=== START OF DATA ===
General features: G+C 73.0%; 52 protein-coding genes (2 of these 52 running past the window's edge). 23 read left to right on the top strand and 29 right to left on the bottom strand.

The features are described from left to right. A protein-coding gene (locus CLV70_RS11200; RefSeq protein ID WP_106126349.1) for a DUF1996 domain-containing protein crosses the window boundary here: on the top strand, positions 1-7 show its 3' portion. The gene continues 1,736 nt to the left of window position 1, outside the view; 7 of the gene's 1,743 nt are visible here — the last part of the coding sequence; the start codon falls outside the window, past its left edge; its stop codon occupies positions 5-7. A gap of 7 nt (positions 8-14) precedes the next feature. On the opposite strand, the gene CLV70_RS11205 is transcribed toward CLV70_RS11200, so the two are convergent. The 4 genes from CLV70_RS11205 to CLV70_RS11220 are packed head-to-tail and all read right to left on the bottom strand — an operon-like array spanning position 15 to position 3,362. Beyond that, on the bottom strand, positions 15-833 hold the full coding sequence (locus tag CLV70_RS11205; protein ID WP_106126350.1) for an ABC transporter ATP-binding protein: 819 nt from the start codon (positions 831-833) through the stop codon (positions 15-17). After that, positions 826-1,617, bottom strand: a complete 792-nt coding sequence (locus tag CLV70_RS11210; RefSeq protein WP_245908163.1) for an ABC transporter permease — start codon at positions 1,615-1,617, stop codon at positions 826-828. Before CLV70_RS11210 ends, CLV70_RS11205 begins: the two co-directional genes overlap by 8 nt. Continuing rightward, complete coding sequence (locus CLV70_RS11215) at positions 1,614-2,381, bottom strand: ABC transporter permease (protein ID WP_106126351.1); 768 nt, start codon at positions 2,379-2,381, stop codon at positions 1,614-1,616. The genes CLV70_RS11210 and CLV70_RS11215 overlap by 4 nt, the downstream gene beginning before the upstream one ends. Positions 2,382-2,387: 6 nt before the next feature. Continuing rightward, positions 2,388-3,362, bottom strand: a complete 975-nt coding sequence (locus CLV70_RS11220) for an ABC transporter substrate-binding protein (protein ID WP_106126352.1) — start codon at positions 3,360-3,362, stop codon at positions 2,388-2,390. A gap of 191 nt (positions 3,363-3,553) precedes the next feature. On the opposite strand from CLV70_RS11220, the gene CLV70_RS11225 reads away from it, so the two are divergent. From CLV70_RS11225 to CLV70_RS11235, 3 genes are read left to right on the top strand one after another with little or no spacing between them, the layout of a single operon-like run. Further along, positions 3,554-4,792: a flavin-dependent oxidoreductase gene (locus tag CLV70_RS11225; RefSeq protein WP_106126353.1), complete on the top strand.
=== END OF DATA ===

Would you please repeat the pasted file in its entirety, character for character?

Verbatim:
General features: G+C 73.0%; 52 protein-coding genes (2 of these 52 running past the window's edge). 23 read left to right on the top strand and 29 right to left on the bottom strand.

The features are described from left to right. A protein-coding gene (locus CLV70_RS11200; RefSeq protein ID WP_106126349.1) for a DUF1996 domain-containing protein crosses the window boundary here: on the top strand, positions 1-7 show its 3' portion. The gene continues 1,736 nt to the left of window position 1, outside the view; 7 of the gene's 1,743 nt are visible here — the last part of the coding sequence; the start codon falls outside the window, past its left edge; its stop codon occupies positions 5-7. A gap of 7 nt (positions 8-14) precedes the next feature. On the opposite strand, the gene CLV70_RS11205 is transcribed toward CLV70_RS11200, so the two are convergent. The 4 genes from CLV70_RS11205 to CLV70_RS11220 are packed head-to-tail and all read right to left on the bottom strand — an operon-like array spanning position 15 to position 3,362. Beyond that, on the bottom strand, positions 15-833 hold the full coding sequence (locus tag CLV70_RS11205; protein ID WP_106126350.1) for an ABC transporter ATP-binding protein: 819 nt from the start codon (positions 831-833) through the stop codon (positions 15-17). After that, positions 826-1,617, bottom strand: a complete 792-nt coding sequence (locus tag CLV70_RS11210; RefSeq protein WP_245908163.1) for an ABC transporter permease — start codon at positions 1,615-1,617, stop codon at positions 826-828. Before CLV70_RS11210 ends, CLV70_RS11205 begins: the two co-directional genes overlap by 8 nt. Continuing rightward, complete coding sequence (locus CLV70_RS11215) at positions 1,614-2,381, bottom strand: ABC transporter permease (protein ID WP_106126351.1); 768 nt, start codon at positions 2,379-2,381, stop codon at positions 1,614-1,616. The genes CLV70_RS11210 and CLV70_RS11215 overlap by 4 nt, the downstream gene beginning before the upstream one ends. Positions 2,382-2,387: 6 nt before the next feature. Continuing rightward, positions 2,388-3,362, bottom strand: a complete 975-nt coding sequence (locus CLV70_RS11220) for an ABC transporter substrate-binding protein (protein ID WP_106126352.1) — start codon at positions 3,360-3,362, stop codon at positions 2,388-2,390. A gap of 191 nt (positions 3,363-3,553) precedes the next feature. On the opposite strand from CLV70_RS11220, the gene CLV70_RS11225 reads away from it, so the two are divergent. From CLV70_RS11225 to CLV70_RS11235, 3 genes are read left to right on the top strand one after another with little or no spacing between them, the layout of a single operon-like run. Further along, positions 3,554-4,792: a flavin-dependent oxidoreductase gene (locus tag CLV70_RS11225; RefSeq protein WP_106126353.1), complete on the top strand.